TG themselves, do not appear to be toxic, however, it is their breakdown products into toxic free fatty acids (FFA) that result pancreatic injury.4 The pathophysiology underlying TG-induced pancreatitis is incompletely understood, however, a combination two theories have been proposed. First, metabolism by hydrolysis of excess TGs released high levels of unbound free fatty acids that self-aggregate into micellar structures with detergent properties.5 These toxic molecules invoke inflammation of pancreatic acinar cells, platelets and vascular endothelial cells resulting in ischaemia and acidosis. The acidosis increases FFA toxicity by activation of trypsinogen, which incites acute pancreatitis. In the second theory, elevated chylomicrons increase plasma viscosity which leads to capillary plugging and ischaemia, which enhances acidosis and again incites acute pancreatitis.5 Alcohol induced HT is transient and usually returns to baseline within 2–3 days.6
The interaction of genetic and environmental factors contributes to the pathophysiology of hypertriglyceridaemic states. Possible aetiologies include genetic (like lipoprotein lipase deficiency and apolipoprotein CII deficiency), polygenic and secondary disorders (such as obesity, diabetes, alcohol, pregnancy and certain medications). In our case, an underlying genetic disorder likely increased our patient’s susceptibility to the development of acute HT in the presence of secondary risk factors (ie, acute alcohol binge).7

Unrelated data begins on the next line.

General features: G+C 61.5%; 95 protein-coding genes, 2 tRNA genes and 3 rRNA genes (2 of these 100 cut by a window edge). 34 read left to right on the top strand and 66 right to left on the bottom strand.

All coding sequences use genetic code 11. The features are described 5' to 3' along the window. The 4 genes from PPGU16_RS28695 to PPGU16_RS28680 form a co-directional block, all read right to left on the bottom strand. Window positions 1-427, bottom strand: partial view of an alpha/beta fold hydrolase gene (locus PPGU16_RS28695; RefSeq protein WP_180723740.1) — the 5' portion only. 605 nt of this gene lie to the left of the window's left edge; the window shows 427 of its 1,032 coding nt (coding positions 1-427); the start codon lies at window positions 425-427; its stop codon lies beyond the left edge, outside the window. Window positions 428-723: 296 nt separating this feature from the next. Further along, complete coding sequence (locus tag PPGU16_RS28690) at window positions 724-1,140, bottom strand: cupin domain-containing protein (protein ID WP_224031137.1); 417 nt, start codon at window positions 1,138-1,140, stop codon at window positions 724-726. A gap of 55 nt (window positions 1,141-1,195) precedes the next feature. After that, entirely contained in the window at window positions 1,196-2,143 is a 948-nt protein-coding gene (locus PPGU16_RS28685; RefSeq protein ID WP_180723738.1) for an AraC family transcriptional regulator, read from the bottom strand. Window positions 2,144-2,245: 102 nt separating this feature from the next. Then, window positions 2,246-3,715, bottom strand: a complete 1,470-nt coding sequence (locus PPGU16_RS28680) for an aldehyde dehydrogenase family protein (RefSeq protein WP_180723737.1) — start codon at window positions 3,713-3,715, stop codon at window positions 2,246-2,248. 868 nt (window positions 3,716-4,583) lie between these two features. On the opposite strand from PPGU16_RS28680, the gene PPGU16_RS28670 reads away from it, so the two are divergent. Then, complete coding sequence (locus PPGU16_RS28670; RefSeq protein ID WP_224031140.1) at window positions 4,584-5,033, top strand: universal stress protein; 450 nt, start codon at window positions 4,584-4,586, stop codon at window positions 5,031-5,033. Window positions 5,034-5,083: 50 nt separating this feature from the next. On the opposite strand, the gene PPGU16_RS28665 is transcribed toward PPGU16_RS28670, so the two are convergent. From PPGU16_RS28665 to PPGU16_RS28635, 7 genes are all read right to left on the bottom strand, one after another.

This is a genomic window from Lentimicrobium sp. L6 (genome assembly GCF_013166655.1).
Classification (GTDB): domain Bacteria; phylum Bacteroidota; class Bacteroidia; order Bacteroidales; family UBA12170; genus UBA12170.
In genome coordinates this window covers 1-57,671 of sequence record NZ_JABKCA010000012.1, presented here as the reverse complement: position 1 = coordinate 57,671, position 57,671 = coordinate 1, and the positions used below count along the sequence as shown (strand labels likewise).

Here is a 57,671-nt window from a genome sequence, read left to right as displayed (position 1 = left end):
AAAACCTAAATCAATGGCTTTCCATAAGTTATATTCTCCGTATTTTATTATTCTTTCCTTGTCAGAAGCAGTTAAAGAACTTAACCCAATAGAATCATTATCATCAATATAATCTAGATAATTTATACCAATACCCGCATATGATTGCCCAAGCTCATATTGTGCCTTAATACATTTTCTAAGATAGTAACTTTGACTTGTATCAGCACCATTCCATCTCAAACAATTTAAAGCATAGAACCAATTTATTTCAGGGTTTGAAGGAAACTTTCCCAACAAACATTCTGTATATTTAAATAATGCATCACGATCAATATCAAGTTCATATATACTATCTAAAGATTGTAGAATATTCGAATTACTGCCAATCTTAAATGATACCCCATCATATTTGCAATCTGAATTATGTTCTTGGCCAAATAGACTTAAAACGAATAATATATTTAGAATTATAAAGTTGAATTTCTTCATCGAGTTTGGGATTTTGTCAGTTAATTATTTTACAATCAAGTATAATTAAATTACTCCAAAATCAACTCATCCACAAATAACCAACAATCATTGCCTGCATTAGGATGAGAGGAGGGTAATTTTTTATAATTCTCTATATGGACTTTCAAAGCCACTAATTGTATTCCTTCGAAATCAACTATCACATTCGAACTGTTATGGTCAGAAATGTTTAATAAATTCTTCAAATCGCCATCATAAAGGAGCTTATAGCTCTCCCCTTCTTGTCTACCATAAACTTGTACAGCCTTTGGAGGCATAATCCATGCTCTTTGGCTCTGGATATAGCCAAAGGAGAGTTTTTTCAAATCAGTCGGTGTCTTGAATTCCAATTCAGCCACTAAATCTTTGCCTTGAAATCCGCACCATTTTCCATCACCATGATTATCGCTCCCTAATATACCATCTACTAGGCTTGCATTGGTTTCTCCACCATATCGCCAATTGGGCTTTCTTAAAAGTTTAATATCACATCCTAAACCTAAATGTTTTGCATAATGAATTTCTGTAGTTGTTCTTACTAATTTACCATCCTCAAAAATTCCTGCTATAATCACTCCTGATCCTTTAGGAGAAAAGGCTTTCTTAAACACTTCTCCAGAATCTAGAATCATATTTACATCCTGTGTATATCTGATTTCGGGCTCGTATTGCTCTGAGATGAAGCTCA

Our patient fulfilled the criteria for the diagnosis of acute pancreatitis with typical epigastric pain, elevated lipase, supported by radiographic imaging. It was fortunate that the patient’s milky serum prompted lipid studies, as obtaining TG measurement is not a common initial approach in the ED. His initial hyponatraemia was likely due to excess triglycerides in the serum sample, displacing water containing sodium resulting in pseudohyponatraemia.
An insulin infusion was used to rapidly decrease the acute HT. Insulin therapy in pancreatitis associated with severe HT is used to reverse the stress-associated release of fatty acids from adipocytes, to promote intracellular TG generation within adipocytes and to promote fatty acid metabolism. Insulin also decreases serum TG levels by enhancing lipoprotein lipase activity, thus accelerating the metabolism of TGs. Insulin also inhibits hormone-sensitive lipase in adipocytes, reducing the breakdown of adipocyte TGs and release of free fatty acids into the circulation. While no clear consensus exists on management, the Endocrine Society 2020 recommends against the routine use of insulin infusion in patients without diabetes who have TG-induced pancreatitis.8
The effects of alcohol on lipid metabolism are diverse and excessive alcohol consumption is known to affect TG levels. Early detection and management of acute HT is vital to reduce the morbidity associated with pancreatitis. Acute treatment of HT-induced pancreatitis includes reduction of serum TG levels <500 mg/dL and can require therapy with insulin or apheresis.
‘It was my birthday so friends said let’s get lit, man I had like more than 12 shots, thought I’d just vomit, didn’t figure I’d end up in the emergency with all this pain’
‘Didn’t think alcohol would do all this, I don’t wanna see another drink’
To briefly discuss the effect of alcohol on triglycerides and the pathophysiology of alcohol-induced hypertriglyceridaemia.
To highlight the clinical implications and acute management of severe hypertriglyceridaemia and acute treatme.
Contributors AAA: Acquisition of data, drafting of the manuscript. MF: Acquisition of data, drafting of the manuscript. KN: Acquisition of data, drafting of the manuscript. PS: Acquisition of data, drafting of the manuscript, critical Revision of the manuscript.
Funding The authors have not declared a specific grant for this research from any funding agency in the public, commercial or not-for-profit sectors.
Competing interests None declared.
Provenance and peer review Not commissioned; externally peer reviewed.